Let them write their friends!

In the summer of 1945, the State School for the Feeble-Minded and Colony for Epileptics in Faribault transferred more than 200 children, those considered to be “educable,” to the State Public School in Owatonna. At the end of July of that year, M. R. Vevle, the superintendent of the State Public School, wrote to Dr. E. J. Engberg, the superintendent at Faribault:

I am enclosing herewith some letters written by the children at the State Public School to their friends at Faribault. I do not know if you wish to allow this correspondence between the children that have been transferred and those that have remained at your institution. When you have time to consider the matter, will you let me know what your recommendation is.

Superintendent Engberg responded on August 3, 1945:

We received your letter and also the correspondence from our former patients to their friends and relatives here. We believe that it would be satisfactory for your children to write once a month, particularly if they write such fine letters as they have been doing. As you know many of them have other members of their families here or do not have any relatives who are particularly interested in them.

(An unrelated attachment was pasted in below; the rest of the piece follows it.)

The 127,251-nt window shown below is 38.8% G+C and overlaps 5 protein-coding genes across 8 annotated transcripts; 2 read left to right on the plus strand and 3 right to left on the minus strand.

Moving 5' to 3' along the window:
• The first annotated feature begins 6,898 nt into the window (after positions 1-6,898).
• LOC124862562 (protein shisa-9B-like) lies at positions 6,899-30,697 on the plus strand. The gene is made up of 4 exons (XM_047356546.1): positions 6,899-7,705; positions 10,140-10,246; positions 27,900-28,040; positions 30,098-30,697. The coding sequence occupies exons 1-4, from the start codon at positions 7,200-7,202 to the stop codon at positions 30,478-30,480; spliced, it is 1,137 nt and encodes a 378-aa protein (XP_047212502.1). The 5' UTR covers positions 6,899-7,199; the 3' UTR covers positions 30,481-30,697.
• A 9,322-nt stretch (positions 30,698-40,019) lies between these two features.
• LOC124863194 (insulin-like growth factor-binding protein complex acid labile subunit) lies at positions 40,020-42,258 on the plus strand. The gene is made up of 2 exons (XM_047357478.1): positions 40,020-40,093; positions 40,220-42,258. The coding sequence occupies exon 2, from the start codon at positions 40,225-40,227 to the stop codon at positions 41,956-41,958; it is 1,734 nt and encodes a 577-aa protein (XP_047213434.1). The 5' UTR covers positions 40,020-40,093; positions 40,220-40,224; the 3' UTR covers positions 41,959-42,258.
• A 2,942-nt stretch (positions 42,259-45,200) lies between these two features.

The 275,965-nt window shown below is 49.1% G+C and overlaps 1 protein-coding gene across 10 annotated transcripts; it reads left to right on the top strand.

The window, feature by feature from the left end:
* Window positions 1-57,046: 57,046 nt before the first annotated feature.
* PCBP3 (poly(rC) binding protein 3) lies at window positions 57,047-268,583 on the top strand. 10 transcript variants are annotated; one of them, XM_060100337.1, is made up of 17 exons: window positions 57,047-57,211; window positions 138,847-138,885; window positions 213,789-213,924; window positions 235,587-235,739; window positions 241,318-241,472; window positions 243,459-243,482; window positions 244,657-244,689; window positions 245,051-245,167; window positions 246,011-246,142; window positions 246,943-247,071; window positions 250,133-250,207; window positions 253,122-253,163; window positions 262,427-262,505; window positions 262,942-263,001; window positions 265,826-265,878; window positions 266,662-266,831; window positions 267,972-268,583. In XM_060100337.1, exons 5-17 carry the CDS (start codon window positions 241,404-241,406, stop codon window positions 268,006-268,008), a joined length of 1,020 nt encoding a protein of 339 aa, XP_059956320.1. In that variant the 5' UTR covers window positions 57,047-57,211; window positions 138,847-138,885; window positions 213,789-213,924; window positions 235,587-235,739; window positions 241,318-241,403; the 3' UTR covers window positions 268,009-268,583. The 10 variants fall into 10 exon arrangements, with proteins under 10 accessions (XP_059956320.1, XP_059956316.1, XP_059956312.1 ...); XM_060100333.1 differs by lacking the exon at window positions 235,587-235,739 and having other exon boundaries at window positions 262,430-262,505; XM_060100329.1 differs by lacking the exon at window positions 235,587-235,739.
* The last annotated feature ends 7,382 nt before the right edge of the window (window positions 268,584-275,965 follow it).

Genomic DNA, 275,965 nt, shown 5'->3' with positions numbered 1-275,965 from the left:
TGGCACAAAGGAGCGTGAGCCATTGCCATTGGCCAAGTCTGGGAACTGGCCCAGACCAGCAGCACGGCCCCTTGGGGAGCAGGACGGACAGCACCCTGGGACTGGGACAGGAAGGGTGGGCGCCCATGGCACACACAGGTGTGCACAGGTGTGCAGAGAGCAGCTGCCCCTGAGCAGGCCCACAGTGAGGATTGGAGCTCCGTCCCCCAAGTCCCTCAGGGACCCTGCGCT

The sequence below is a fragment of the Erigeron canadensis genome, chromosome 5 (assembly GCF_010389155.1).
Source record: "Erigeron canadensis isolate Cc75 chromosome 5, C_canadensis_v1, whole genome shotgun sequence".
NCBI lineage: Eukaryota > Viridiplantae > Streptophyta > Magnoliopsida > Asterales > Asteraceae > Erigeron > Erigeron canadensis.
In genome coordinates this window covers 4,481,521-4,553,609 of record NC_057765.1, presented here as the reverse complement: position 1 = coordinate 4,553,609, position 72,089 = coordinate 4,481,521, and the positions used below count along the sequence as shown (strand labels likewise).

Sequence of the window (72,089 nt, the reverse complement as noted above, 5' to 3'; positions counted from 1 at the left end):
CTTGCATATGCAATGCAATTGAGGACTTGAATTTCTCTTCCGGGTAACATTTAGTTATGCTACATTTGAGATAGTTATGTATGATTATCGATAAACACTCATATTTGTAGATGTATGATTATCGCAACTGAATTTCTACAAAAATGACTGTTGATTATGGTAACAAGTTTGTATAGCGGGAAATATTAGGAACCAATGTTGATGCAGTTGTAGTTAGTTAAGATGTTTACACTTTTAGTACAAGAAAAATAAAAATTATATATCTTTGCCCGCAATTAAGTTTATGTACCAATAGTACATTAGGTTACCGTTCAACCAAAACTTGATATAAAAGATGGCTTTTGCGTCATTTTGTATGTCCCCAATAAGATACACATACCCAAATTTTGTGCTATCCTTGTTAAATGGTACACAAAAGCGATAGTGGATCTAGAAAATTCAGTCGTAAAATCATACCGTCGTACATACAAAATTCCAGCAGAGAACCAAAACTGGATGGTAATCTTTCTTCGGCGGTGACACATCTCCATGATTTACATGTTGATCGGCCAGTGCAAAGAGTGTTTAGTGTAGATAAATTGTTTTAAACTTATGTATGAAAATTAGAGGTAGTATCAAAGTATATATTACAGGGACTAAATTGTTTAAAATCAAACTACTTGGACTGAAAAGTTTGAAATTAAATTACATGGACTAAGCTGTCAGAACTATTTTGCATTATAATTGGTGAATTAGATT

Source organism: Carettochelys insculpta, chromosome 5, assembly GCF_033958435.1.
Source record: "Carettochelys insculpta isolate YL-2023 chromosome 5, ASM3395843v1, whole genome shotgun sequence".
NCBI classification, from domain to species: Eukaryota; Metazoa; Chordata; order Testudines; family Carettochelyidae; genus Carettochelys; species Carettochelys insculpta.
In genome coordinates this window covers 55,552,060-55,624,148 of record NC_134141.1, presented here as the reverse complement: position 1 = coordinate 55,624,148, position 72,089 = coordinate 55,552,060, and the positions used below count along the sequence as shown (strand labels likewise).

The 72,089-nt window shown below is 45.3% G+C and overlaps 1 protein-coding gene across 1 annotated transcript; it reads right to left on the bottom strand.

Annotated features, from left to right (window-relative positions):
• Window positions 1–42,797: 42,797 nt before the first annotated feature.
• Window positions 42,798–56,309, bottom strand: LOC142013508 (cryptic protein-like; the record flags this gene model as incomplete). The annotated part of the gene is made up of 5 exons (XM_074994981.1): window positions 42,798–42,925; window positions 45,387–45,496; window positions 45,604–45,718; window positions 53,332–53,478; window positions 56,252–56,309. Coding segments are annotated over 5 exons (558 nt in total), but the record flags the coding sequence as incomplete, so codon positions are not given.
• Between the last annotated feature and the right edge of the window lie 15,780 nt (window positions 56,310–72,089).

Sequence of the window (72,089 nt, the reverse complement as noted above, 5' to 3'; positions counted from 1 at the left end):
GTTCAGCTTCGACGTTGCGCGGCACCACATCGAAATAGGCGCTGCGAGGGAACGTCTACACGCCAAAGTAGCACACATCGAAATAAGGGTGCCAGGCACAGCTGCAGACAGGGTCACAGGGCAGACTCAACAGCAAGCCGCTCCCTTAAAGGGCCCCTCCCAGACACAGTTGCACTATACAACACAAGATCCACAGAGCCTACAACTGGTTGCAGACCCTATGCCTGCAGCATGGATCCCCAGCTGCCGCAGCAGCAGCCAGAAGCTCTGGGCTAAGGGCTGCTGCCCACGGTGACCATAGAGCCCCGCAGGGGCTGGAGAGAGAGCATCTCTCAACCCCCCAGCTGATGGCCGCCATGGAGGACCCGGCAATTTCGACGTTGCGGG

Two decades later, Dr. David Vail, the Medical Director of the Minnesota Department of Public Welfare, decried such actions and attitudes. The “total institution” dehumanizes, he wrote, by severely limiting the capacity for self-determination of the people there. Vail also emphasized that dehumanization can be a problem “in any situation where one person is responsible for making the day-by-day decisions regarding the comfort and welfare of other persons.” Anyone who has ever attended an interdisciplinary team meeting or a care conference should agree.

The History Note is a monthly column sponsored by the Minnesota Governor’s Council on Developmental Disabilities, www.mnddc.org or www.mncdd.org and www.partnersinpolicymaking.com